Monday, March 12, 2012

Service Station Safety Tips

How many times have you seen this scenerio:  You pull into a gas station to fuel up.  As your pumping gas, you notice a woman with four small children in a mini-van pull into the island next to you.  The woman exits her vehicle while talking on the cell phone.  You watch as she completes her transaction, removes the pump dispenser, and begins to fill her tank all-the-while continuing to talk on her mobile device.  Continuing with her conversation, she activates the pump refueling hatch and then steps back inside her vehicle.  After a minute or so she exits the van again still talking on her cell phone, directly walks up to the pump handle, disengages the lock, and places the pump back in the cradle. 

What you should do:
  • Always turn off your vehicle's engine when refueling.
  • Keep gasoline and other fuels out of children's sight and reach.  Gasoline is highly toxic in addition to being a fire hazard.  NEVER allow a child to pump gas.
  • Don't smoke, light matches or use lighters while refueling.
  • Pay attention to what you're doing.  Pumping gas is the transfer of a hazardous substance; don't engage in other activities.
  • If you must use any electronic device, such as a cell phone, computer, or portable radio while refueling, follow manufacturer's instructions.
  • Use the refueling latch on the gasoline dispenser nozzle, if there is one.  Do not jam the latch with an object to hold it open.
  • To avoid spills, do not top off or overfill your vehicle.
  • After pumping gasoline, leave the nozzle in the tank opening for a few seconds to avoid drips when you remove it.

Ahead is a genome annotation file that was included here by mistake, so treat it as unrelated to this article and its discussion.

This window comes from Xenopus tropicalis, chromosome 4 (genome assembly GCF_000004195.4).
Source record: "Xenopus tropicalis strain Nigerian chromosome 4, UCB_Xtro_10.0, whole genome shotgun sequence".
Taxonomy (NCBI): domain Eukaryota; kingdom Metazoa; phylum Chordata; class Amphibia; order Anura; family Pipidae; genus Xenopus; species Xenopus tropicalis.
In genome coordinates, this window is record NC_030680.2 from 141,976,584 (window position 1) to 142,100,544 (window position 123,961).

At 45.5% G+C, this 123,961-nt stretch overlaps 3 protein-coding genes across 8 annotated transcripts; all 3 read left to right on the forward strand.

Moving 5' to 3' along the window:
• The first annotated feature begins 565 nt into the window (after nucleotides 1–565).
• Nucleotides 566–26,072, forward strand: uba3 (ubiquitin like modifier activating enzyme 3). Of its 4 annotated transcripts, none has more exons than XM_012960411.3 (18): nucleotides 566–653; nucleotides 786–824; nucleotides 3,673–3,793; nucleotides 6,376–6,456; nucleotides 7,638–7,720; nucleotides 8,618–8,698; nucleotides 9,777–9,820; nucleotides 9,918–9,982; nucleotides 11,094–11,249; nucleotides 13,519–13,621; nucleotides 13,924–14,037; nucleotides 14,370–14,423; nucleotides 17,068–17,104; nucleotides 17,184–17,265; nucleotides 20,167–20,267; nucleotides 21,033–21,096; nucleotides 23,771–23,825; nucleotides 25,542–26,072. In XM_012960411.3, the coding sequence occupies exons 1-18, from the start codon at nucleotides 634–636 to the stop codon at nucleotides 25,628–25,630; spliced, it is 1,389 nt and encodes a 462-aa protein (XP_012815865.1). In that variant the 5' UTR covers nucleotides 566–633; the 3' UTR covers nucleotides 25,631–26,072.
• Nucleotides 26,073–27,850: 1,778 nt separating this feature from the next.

• If a fire starts while you're refueling, don't remove the nozzle from the vehicle or try to stop the flow of gasoline.  Leave the area immediately and call for help.
  • Don't get in and out of your vehicle while refueling.  A static electric charge can develop on your body as you slide across the seat, and when you reach for the pump, a spark can ignite the gasoline vapor.
  • If you must get into the vehicle during refueling, discharge any static electricity by touching metal on the outside of the vehicle, away from the filling point, before removing the nozzle from your vehicle.
  • Use only approved portable containers for transporting or storing gasoline.  Make sure the container is in a stable position.
  • Never fill a portable container when it is in or on the vehicle.  Always place the container on the ground first.  Fires caused by static charges have occurred when people filled portable containers in the back of pick-up trucks, particularly those with plastic bed liners.  Removing the container will also prevent a dangerous spill of gasoline.
  • When filling a portable container, keep the nozzle in direct contact with the container.  Fill it only about 95% full to leave room for vapor expansion.
Talk to your family members, especially teen drivers, about these safety tips while refueling their vehicles so that you never see this:




Thanks goes to the National Fire Protection Association, the authority on fire, electrical, and building safety, for these safety precautions.

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